Up ahead I could see a number of people strung out along the path. As I caught up with a couple of them I heard them talking, their voices disrupted by the wind. The man was speaking with an American accent. He sounded so strange to me, like a voiceover from a 1950's "duck and cover" reel or perhaps the exaggerated American accent used by Monty Python sometimes. I said hello to them. It turned out that they were actually Canadians. Supposedly most of the others up the path were Canadians, too. These guys tripped me out. I continued on.

I was so incredibly happy that I had walked away from that train the day before. This was the first time in my life where I could so clearly see the fork in the road of my life. It was so obvious... poetic. My life would have been quite different if I had gotten on that train. I was feeling strong and healthy, like I could walk forever without rest. The whole world was beneath my feet.

I walked on for miles up and down the hills, soaring and diving like an eagle above countryside, the little houses and pastures slipping below me. I came to a high point on the ridge where someone had built a stone monument with a bench. It was made in honor of a man named Falconer. On top of a stone pillar was a plaque with arrows with labels pointing to places on the northern horison. From there I could see to the east just below the line of hills the village that I had origionally planned to stop for the night. And beyond that to the east I could see where the line of hills met with the high plateu that I was to cross the next day. But I felt like I had to go on. I felt too good and energized to stop at Clay Bank Top, and besides, it wasn't even three in the afternoon yet. I pointed to the far east horizon and said, "Mr Falconer, I'm going three times the distance past that horizon. Over those hills and beyond where I can see and beyond that. How's that sound to you"? My depth perception was enhanced to the point that I could almost see around the hills.

I still had a couple of miles to Clay Bank Top and the breathing landscape beckoned me. I came to a hilltop covered with large strange rock formations. Some people were basking in the sun. I met up with a group of Irish hikers just below the rocks. They were uncertain of how to get across them. I just smiled, said hello and began climbing. It was so easy. I felt like an elf springing up the steep rocks. The Irish group followed me figuring that I seemed to know where I was going.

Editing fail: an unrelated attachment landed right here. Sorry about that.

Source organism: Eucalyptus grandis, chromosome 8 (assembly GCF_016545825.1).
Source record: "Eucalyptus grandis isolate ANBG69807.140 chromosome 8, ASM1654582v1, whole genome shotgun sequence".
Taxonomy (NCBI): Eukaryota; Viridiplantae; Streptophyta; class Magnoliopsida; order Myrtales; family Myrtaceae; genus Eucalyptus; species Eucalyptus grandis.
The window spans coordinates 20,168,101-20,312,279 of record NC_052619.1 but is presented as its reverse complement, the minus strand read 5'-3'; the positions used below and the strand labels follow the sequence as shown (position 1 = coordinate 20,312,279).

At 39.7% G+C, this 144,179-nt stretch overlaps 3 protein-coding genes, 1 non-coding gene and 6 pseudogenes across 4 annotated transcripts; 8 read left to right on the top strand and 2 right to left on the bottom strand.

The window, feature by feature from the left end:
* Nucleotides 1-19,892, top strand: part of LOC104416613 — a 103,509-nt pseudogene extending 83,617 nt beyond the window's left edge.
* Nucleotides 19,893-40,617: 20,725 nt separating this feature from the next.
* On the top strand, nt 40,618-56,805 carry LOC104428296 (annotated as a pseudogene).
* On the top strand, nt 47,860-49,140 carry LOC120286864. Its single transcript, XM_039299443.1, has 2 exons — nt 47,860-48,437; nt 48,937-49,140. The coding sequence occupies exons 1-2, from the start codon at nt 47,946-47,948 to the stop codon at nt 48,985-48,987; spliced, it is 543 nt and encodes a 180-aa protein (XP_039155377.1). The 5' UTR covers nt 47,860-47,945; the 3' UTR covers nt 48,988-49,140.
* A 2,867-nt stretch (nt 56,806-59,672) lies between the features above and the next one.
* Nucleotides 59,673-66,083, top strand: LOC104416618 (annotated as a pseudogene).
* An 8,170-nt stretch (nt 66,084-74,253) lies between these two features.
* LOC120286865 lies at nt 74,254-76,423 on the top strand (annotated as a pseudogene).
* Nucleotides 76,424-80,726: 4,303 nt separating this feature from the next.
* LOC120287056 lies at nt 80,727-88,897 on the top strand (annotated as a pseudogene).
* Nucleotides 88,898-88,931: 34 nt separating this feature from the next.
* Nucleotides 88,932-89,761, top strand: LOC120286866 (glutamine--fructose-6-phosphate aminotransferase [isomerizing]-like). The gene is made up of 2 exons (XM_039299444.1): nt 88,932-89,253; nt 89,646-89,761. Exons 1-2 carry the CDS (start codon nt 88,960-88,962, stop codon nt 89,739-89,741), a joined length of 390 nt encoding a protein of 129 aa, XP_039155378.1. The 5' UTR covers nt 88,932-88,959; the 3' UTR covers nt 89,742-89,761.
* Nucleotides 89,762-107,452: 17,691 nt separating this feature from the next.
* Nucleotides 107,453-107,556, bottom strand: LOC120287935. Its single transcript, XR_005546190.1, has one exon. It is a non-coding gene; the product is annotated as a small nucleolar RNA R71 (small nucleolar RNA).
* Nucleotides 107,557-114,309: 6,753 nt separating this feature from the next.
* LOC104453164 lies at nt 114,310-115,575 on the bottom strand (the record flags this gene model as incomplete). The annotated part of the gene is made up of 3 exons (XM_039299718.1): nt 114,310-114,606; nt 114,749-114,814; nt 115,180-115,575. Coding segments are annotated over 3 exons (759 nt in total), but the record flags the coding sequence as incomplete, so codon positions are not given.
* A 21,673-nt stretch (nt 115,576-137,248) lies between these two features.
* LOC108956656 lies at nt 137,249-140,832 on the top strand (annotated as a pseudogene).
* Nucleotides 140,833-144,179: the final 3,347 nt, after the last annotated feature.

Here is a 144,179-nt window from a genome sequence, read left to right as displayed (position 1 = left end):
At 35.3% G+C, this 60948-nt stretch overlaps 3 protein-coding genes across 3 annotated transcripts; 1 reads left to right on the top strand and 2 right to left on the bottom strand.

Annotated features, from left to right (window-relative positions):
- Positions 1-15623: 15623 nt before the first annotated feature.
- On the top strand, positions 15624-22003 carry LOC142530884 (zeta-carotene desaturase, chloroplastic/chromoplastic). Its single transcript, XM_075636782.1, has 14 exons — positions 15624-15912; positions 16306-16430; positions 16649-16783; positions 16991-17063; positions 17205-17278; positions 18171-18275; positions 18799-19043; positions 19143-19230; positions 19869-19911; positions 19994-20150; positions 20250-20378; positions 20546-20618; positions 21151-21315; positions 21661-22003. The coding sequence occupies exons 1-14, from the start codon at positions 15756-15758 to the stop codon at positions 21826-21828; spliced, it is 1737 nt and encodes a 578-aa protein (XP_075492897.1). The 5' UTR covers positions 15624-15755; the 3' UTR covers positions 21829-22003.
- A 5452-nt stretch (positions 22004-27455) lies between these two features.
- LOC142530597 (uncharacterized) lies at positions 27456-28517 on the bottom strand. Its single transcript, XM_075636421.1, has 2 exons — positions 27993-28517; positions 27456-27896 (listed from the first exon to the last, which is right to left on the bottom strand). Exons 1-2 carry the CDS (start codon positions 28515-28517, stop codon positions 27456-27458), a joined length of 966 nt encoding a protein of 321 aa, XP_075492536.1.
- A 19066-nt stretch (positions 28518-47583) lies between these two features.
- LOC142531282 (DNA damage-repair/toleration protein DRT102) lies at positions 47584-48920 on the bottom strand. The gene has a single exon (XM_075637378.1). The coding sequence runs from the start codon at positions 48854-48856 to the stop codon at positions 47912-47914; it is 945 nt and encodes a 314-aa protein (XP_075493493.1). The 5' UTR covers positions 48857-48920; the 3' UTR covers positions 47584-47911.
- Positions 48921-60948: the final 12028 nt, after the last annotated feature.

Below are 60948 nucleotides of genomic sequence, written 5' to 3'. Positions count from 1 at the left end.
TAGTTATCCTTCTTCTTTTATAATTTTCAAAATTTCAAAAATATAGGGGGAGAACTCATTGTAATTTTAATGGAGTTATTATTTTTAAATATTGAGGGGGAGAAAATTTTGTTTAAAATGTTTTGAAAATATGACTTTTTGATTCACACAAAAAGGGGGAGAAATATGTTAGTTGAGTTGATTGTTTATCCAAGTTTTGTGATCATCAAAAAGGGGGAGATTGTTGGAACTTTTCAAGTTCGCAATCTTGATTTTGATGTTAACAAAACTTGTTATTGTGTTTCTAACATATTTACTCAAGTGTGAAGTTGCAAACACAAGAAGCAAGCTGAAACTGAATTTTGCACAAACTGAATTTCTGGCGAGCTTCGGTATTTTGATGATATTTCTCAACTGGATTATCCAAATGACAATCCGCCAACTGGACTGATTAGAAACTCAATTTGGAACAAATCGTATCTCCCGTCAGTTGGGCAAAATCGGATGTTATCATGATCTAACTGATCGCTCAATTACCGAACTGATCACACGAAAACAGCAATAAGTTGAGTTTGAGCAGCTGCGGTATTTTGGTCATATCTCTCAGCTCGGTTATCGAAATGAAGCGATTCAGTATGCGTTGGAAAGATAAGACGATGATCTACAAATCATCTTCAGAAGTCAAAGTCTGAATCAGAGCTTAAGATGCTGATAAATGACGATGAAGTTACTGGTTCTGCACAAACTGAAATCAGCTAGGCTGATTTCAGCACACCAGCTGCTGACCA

The woman behind me said in her musical accent, "I hope you're not leadin' us the wrong way".
I said, "I don't think there is a wrong way".
"Good answer", she replied.

There were patterns and faces in the rocks. We made it through and ended up on a long level ridge. Eventually the path wound downhill and through some woods to where it met a road. There were several people sitting by the road resting their feet. They were going to follow the road north to the nearby town to sleep for the night. Across the road a path ran up a steep incline to the high plateu of moors that I had origionally planned to cross the following day. The rout follows a dismantled railway and paths for 16 and a 1/2 miles to the next town. About halfway across there was supposed to be a great pub along a highway called the Red Lion Inn. It was hundreds of years old and the only form of civilization on the rout. I figured that I had enough energy to go another eight miles.

So off I went up into the beautiful desolation of the high moors. The shrooms were wearing off but I still felt the energy. Oh man. It was a whole different world up there. The wind was intense, blowing waves of white dust from the path in my face. I had to claw through it. I met up with the dismantled railway and followed it as it wound through grooves in the peat and heather. Way out in the middle of nowhere there was a construction crew building a gravel road. The ensuing duststorm was viscious. A few miles further down the path I heard someone coming up behind me. It was this huge hulk of a guy jogging up the path with a pack on. He stopped to say hello to me. He had one of those thick dopey kind of English accents. He told me that he worked at the costruction site and this was how he got to and from work every day, about eight miles each way. Real friendly guy. He continued jogging down the path and out of sight.

Eventually I made it to the Red Lion Inn. By that point the shrooms hade done all they could do and I was exhausted and my feet really hurt. I had come 21 miles that day. And to think that the morning before, I was prepared to quit. I had a great meal and several pints of beer with people I met in the pub. There weren't any rooms available so I camped outside in my tent next to the ancient pub in the middle of nowhere.

Woa! What a fandamntastic day!

Two days later I made it to Robinhood's Bay on the North Sea.